Dec 21, 2001 6:24 AM
|hey guys,,,my garage can freeze in the winter,,I wonder what I most bring in the warm cellar? I figute tires, seats.
can I leave the bikes out in the garage? or should I bring them in? thanks
|Maybe your computer...||PT|
Dec 21, 2001 6:36 AM
|My garage is frozen for approximately 4 months a year -- seriously. The only things I ever brought in because of low temps are the bike computer and bike light, worrying about the LCD and battery. Whereas batteries do get cold, experience suggests that even -25 F doesn't ruin computers...
Why bring in tires and the seat?
Dec 21, 2001 6:50 AM
|I think rubber and leather might break down some if it freezes? I will replace the cork tape any way so I leave that alone..the comp? good idea, thanks|
|Think automobile parts...||PT|
Dec 21, 2001 9:59 AM
|Lots of similar materials are present in autos, but they do okay. I have 16 year-old road tires that are still servicable and are ridden a couple of hundred miles every summer -- they've spent about 25% of their life at sub-freezing temps. I don't think cold will affect any of that stuff.|
|Not a serious worry||cory|
Dec 21, 2001 8:17 AM
|I've kept my bikes in an unheated shed for 20+ years, temps down to -15 or so (15-20 above is more common). No problems I'm aware of.
The idea of keeping the batteries warm is solid, but I replace 'em in spring anyway so I don't bother (only a buck or two in my computers). Cold certainly won't hurt anything made of metal, and since you say your garage "can freeze," not that it "gets down to 40 below," I can't see it getting cold enough for plastic to shatter if you bump it or anything.
If you ride in winter, in fact, there are some risks in keeping stuff where it gets warm. When you take the bike outside, moisture in the warm air inside the frame etc. can condense in the cold, then you've got water. No prob if your frame is treated (Frame Saver, Boeshield), but at least a theoretical worry with steel if it's not.
|Interesting point.... a question...||Geof|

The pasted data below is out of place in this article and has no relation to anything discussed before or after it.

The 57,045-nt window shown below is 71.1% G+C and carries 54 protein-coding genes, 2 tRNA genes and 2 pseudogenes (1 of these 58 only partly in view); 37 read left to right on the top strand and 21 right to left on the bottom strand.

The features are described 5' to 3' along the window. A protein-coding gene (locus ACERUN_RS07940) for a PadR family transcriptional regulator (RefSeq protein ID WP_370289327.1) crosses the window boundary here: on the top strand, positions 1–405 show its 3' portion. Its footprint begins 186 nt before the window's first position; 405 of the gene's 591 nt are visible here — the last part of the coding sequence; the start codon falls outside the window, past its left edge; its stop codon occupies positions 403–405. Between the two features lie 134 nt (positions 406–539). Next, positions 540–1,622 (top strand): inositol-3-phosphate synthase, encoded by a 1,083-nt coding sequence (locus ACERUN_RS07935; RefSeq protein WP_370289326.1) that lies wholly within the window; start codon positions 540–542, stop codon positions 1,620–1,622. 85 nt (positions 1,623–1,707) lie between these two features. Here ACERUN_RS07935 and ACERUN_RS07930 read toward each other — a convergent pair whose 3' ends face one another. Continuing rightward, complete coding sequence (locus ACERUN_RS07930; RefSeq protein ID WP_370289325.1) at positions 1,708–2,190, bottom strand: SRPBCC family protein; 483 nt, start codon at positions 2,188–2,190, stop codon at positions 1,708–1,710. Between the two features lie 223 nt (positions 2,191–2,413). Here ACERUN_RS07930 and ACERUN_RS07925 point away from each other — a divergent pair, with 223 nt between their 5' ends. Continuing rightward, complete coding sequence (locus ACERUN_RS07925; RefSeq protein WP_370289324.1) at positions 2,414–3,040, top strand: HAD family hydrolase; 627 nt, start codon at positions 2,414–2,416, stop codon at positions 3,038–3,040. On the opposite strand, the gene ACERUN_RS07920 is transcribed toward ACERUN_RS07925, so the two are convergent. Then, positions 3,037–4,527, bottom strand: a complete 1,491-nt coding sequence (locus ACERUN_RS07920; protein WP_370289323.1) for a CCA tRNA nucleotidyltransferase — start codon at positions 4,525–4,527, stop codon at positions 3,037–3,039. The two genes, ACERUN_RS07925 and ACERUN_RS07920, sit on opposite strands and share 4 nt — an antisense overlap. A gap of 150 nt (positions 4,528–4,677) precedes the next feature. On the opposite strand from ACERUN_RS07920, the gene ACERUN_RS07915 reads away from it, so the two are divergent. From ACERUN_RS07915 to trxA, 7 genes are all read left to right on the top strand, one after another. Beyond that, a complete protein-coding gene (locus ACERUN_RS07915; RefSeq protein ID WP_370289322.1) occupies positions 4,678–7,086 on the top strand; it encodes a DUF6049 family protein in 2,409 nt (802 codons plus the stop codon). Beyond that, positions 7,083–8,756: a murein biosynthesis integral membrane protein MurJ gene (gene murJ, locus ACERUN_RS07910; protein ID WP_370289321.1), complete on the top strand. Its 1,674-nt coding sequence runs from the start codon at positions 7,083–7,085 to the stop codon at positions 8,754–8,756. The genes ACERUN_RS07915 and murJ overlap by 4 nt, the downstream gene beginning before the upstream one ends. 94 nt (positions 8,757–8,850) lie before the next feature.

Dec 21, 2001 9:29 PM
|I keep my road bike in my basement mostly because I do my roller training in the AM and don't want to bring my frozen bike in the house. I also ride outside tho. How much condensation can this really create. I don't seem to notice it on the outside of the frame. Just curious.|
Dec 23, 2001 7:32 PM
|I rode two steel bikes through five winters in DC and brought them into my superheated apartment after every ride. There's evidence of condensation in the seat tube, where water dripped. But running my finger inside the tube picks up only a dusting of rust. There's no pitting. My guess is that the water evaporates too quickly to oxidize the metal.
There may be an engineer who can quantify milliliters of condensation according to temperature differences, dew points, and so on, but I'd say after 18 years total frame life, it's minimal.
|Mine gets dark, very dark.||grzy|
Dec 21, 2001 9:59 AM
|Freezing garage is not a problem - ever. Growing up in New England we kept everything in a barn, then in Upstate NY I kept everything in a shed. Got years of riding in the snow delivering the Boston Globe and going to class. |
There isn't a thing on your bike that will be adversely affected unless you try and ride naked in January. And that's a personal problem. Batteries are often stored in cool temps to preserve life. The one problem you will have is that the batteries will be slugish as long as they're cold. So while your battery may not work to well when it's cold it should be better once it warms up. If not you can fix the problem for about $3 when you get around to it.
Heat is much worse - natural rubber can start to break down - had some gooey experiences in SE Asia
|Mine gets dark, very dark.||bear|
Dec 23, 2001 6:04 PM
|thanks lots fellows|| |